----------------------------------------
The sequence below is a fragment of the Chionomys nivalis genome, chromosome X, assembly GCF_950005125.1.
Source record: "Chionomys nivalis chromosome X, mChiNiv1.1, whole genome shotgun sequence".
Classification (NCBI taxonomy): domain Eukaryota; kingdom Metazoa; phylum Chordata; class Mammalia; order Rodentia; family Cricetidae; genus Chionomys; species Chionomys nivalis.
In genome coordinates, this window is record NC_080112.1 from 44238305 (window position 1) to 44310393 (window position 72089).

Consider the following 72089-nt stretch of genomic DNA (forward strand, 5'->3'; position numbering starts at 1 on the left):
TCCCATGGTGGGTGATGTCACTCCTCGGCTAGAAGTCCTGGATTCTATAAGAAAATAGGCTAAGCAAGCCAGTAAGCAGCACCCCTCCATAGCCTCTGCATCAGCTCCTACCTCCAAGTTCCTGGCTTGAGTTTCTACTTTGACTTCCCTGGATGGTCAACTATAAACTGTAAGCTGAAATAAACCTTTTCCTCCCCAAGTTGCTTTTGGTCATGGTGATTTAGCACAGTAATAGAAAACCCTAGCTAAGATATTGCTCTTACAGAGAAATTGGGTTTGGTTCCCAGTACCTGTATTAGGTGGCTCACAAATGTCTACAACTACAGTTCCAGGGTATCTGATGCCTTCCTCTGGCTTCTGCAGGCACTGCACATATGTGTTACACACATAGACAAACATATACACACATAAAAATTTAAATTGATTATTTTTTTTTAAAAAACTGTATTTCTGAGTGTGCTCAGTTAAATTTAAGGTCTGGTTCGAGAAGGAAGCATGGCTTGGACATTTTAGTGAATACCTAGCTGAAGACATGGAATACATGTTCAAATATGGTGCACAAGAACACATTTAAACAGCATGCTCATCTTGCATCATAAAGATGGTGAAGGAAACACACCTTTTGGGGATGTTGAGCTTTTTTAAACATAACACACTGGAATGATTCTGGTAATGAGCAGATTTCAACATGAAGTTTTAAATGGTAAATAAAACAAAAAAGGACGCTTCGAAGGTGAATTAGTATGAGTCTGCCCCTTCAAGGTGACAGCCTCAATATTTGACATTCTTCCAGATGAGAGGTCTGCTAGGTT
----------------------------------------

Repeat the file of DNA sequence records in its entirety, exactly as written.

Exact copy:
The sequence below is a fragment of the Chionomys nivalis genome, chromosome X, assembly GCF_950005125.1.
Source record: "Chionomys nivalis chromosome X, mChiNiv1.1, whole genome shotgun sequence".
Classification (NCBI taxonomy): domain Eukaryota; kingdom Metazoa; phylum Chordata; class Mammalia; order Rodentia; family Cricetidae; genus Chionomys; species Chionomys nivalis.
In genome coordinates, this window is record NC_080112.1 from 44238305 (window position 1) to 44310393 (window position 72089).

Consider the following 72089-nt stretch of genomic DNA (forward strand, 5'->3'; position numbering starts at 1 on the left):
TCCCATGGTGGGTGATGTCACTCCTCGGCTAGAAGTCCTGGATTCTATAAGAAAATAGGCTAAGCAAGCCAGTAAGCAGCACCCCTCCATAGCCTCTGCATCAGCTCCTACCTCCAAGTTCCTGGCTTGAGTTTCTACTTTGACTTCCCTGGATGGTCAACTATAAACTGTAAGCTGAAATAAACCTTTTCCTCCCCAAGTTGCTTTTGGTCATGGTGATTTAGCACAGTAATAGAAAACCCTAGCTAAGATATTGCTCTTACAGAGAAATTGGGTTTGGTTCCCAGTACCTGTATTAGGTGGCTCACAAATGTCTACAACTACAGTTCCAGGGTATCTGATGCCTTCCTCTGGCTTCTGCAGGCACTGCACATATGTGTTACACACATAGACAAACATATACACACATAAAAATTTAAATTGATTATTTTTTTTTAAAAAACTGTATTTCTGAGTGTGCTCAGTTAAATTTAAGGTCTGGTTCGAGAAGGAAGCATGGCTTGGACATTTTAGTGAATACCTAGCTGAAGACATGGAATACATGTTCAAATATGGTGCACAAGAACACATTTAAACAGCATGCTCATCTTGCATCATAAAGATGGTGAAGGAAACACACCTTTTGGGGATGTTGAGCTTTTTTAAACATAACACACTGGAATGATTCTGGTAATGAGCAGATTTCAACATGAAGTTTTAAATGGTAAATAAAACAAAAAAGGACGCTTCGAAGGTGAATTAGTATGAGTCTGCCCCTTCAAGGTGACAGCCTCAATATTTGACATTCTTCCAGATGAGAGGTCTGCTAGGTT